Cardiff’s Labour party group has accused Liberal Democrat leader Rodney Berman of plotting a “grubby” power-sharing deal with the Conservatives ahead of forthcoming local elections.
After the Lib Dems attacked Labour leader Heather Joyce’s record on speaking in council meetings, she retaliated by claiming it was an “open secret” Councillor Berman was planning a coalition with the Tories.
The Liberal Democrats have been sharing power with Neil McEvoy’s Plaid Cymru group since the last council elections in 2008.
Coun Joyce, leader of the Cardiff Labour group since last year, said: “It’s about time Rodney Berman grew a backbone and broke the habit of a lifetime by levelling with the people of Cardiff. It’s an open secret that the Lib Dems are plotting a coalition with the Tories after May 3 as they know that they are in line for a hammering at the ballot box.
“It will take more than Plaid Cymru to keep them in power this time, which is why they are making plans for a Tory/Lib Dem administration – the same sort of grubby deal they enjoy at Westminster.
“I can be absolutely clear with the people of Cardiff – under no circumstances will I ever enter into any coalition agreement with the Conservative Party. I’d welcome a similar undertaking from Rodney Berman.”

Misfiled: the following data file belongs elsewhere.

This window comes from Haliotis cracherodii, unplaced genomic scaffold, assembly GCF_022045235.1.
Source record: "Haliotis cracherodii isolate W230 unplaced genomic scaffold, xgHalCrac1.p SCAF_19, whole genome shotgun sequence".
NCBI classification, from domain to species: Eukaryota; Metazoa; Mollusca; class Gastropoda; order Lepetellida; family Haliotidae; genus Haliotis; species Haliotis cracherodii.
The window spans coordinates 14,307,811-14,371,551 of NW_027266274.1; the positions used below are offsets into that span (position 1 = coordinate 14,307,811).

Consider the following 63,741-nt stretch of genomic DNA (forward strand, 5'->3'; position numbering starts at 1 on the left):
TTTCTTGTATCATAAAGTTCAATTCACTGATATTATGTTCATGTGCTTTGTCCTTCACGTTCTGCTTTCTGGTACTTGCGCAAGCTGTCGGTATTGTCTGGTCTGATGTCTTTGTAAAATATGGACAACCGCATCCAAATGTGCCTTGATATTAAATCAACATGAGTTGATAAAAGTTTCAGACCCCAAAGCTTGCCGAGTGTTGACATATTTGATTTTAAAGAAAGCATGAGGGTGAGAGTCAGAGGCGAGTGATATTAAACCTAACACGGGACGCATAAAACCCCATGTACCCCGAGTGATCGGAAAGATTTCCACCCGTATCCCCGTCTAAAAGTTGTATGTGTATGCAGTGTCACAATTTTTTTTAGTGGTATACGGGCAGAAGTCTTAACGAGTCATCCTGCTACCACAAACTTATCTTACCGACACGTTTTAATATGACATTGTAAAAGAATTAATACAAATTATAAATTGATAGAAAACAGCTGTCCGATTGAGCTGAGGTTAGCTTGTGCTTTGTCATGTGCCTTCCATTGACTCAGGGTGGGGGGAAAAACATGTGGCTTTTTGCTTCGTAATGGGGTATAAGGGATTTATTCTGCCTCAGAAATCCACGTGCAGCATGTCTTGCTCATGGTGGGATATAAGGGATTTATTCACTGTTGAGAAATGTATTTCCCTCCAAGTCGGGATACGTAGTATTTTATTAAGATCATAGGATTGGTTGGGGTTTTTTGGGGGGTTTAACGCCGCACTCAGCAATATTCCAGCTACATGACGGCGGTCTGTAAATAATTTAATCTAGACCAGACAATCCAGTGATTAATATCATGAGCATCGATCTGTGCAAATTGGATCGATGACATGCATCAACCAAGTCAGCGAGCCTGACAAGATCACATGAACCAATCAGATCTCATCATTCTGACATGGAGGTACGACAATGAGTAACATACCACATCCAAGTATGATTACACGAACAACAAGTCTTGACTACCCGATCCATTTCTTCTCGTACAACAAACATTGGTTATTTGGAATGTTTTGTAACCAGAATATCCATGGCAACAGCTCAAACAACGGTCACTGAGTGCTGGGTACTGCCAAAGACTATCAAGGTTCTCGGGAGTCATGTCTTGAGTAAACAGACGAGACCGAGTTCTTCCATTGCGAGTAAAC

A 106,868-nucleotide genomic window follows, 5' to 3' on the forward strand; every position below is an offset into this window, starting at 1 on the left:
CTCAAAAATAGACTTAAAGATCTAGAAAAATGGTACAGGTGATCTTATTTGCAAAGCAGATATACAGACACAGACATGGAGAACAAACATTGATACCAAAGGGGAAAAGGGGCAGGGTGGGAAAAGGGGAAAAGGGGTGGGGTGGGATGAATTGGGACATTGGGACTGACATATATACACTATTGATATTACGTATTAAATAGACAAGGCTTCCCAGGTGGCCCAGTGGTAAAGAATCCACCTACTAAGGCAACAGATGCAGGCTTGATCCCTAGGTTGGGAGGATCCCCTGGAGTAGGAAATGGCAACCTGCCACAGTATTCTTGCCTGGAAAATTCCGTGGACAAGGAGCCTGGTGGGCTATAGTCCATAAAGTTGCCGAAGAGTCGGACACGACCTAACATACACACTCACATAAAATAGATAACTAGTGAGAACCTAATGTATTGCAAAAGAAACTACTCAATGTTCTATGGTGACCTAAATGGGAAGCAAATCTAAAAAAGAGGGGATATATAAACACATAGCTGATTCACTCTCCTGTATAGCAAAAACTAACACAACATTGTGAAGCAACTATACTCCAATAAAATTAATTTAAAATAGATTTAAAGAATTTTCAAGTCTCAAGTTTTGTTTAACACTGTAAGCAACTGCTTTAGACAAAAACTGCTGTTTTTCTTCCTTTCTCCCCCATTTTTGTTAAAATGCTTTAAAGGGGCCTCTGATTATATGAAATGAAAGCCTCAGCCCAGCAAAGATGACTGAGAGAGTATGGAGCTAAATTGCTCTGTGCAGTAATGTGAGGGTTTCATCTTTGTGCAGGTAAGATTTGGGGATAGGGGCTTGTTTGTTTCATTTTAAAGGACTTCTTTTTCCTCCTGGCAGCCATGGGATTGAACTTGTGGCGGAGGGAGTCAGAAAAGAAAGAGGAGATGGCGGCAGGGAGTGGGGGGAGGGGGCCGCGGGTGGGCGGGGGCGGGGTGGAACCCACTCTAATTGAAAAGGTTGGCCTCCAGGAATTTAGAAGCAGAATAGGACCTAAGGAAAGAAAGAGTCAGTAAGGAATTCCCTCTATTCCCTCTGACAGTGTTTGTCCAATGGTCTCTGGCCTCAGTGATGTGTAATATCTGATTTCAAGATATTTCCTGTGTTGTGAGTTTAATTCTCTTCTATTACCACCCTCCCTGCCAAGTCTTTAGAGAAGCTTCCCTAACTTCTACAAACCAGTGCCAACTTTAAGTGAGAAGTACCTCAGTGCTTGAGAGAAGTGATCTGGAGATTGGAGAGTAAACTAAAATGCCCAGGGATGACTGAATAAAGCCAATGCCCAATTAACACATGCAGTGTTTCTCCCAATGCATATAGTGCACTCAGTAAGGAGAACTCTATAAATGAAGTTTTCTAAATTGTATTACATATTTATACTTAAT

Labour group spokeswoman, Coun Cerys Furlong, added: “Rodney Berman and his Liberal Democrat colleagues are desperate to distance themselves from the Westminster Government, yet have not ruled out their own coalition with the Tories.”
Coun Berman last night said voters could “judge the Liberal Democrats on our record” but stopped short of ruling out a coalition with the Tories.
He said: “I am astonished by the clear admission from Labour that they do not now think they are on course to win the election.
“Only a couple of weeks ago they said victory was in their grasp, but with their eagerness to now talk about the scenario of a hung council they are clearly much less confident.
“As to what we would do in the event of a hung council, people can judge the Liberal Democrats on our record. Following both the 2004 and 2008 elections we could have decided to form a coalition with the Tories, but each time chose not to.”
When asked whether there was a possibility the Tories and Lib Dems could form a coalition following the election, Conservative leader David Walker said: “No, not really. It’s what the Labour party think will happen. That’s plotting their own downfall – if there was such an eventuality it would seem Labour hadn’t done well.”